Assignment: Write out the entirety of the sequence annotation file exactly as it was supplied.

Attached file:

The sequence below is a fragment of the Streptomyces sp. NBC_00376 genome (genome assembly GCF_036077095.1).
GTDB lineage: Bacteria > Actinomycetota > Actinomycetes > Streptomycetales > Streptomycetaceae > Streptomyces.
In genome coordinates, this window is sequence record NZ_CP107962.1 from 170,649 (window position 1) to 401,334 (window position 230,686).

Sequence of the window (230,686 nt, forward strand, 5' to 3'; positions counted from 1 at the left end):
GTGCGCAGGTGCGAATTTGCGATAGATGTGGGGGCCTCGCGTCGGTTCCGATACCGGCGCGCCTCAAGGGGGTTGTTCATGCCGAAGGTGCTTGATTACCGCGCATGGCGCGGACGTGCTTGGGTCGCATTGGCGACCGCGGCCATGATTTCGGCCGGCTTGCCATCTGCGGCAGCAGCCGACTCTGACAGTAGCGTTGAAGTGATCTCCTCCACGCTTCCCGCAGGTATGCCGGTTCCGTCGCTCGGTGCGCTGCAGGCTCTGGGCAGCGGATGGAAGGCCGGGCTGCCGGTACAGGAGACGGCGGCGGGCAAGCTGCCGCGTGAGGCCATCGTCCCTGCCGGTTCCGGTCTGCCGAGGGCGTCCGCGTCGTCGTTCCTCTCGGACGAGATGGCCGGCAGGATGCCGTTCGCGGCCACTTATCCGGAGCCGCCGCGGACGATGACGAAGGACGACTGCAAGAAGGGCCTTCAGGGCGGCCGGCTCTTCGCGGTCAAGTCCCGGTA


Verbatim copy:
The sequence below is a fragment of the Streptomyces sp. NBC_00376 genome (genome assembly GCF_036077095.1).
GTDB lineage: Bacteria > Actinomycetota > Actinomycetes > Streptomycetales > Streptomycetaceae > Streptomyces.
In genome coordinates, this window is sequence record NZ_CP107962.1 from 170,649 (window position 1) to 401,334 (window position 230,686).

Sequence of the window (230,686 nt, forward strand, 5' to 3'; positions counted from 1 at the left end):
GTGCGCAGGTGCGAATTTGCGATAGATGTGGGGGCCTCGCGTCGGTTCCGATACCGGCGCGCCTCAAGGGGGTTGTTCATGCCGAAGGTGCTTGATTACCGCGCATGGCGCGGACGTGCTTGGGTCGCATTGGCGACCGCGGCCATGATTTCGGCCGGCTTGCCATCTGCGGCAGCAGCCGACTCTGACAGTAGCGTTGAAGTGATCTCCTCCACGCTTCCCGCAGGTATGCCGGTTCCGTCGCTCGGTGCGCTGCAGGCTCTGGGCAGCGGATGGAAGGCCGGGCTGCCGGTACAGGAGACGGCGGCGGGCAAGCTGCCGCGTGAGGCCATCGTCCCTGCCGGTTCCGGTCTGCCGAGGGCGTCCGCGTCGTCGTTCCTCTCGGACGAGATGGCCGGCAGGATGCCGTTCGCGGCCACTTATCCGGAGCCGCCGCGGACGATGACGAAGGACGACTGCAAGAAGGGCCTTCAGGGCGGCCGGCTCTTCGCGGTCAAGTCCCGGTA